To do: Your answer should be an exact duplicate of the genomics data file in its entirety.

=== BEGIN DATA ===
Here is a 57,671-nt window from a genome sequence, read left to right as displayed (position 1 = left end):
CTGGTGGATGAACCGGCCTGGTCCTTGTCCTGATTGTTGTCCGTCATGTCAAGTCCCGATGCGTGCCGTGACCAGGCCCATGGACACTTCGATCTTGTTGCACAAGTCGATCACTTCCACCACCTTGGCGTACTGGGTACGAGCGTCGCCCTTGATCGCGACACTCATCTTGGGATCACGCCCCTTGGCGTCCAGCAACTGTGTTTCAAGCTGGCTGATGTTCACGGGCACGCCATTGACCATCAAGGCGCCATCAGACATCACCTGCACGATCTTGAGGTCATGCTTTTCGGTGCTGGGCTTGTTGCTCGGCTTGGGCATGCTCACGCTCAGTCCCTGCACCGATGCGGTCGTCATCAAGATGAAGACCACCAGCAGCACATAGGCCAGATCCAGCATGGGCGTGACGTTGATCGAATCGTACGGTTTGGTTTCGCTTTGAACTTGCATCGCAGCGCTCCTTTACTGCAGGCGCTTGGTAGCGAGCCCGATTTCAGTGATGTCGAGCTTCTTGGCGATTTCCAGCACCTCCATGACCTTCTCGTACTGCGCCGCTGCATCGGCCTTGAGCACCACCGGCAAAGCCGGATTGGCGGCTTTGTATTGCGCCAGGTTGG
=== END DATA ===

Here is a 57,671-nt window from a genome sequence, read left to right as displayed (position 1 = left end):
CTGGTGGATGAACCGGCCTGGTCCTTGTCCTGATTGTTGTCCGTCATGTCAAGTCCCGATGCGTGCCGTGACCAGGCCCATGGACACTTCGATCTTGTTGCACAAGTCGATCACTTCCACCACCTTGGCGTACTGGGTACGAGCGTCGCCCTTGATCGCGACACTCATCTTGGGATCACGCCCCTTGGCGTCCAGCAACTGTGTTTCAAGCTGGCTGATGTTCACGGGCACGCCATTGACCATCAAGGCGCCATCAGACATCACCTGCACGATCTTGAGGTCATGCTTTTCGGTGCTGGGCTTGTTGCTCGGCTTGGGCATGCTCACGCTCAGTCCCTGCACCGATGCGGTCGTCATCAAGATGAAGACCACCAGCAGCACATAGGCCAGATCCAGCATGGGCGTGACGTTGATCGAATCGTACGGTTTGGTTTCGCTTTGAACTTGCATCGCAGCGCTCCTTTACTGCAGGCGCTTGGTAGCGAGCCCGATTTCAGTGATGTCGAGCTTCTTGGCGATTTCCAGCACCTCCATGACCTTCTCGTACTGCGCCGCTGCATCGGCCTTGAGCACCACCGGCAAAGCCGGATTGGCGGCTTTGTATTGCGCCAGGTTGG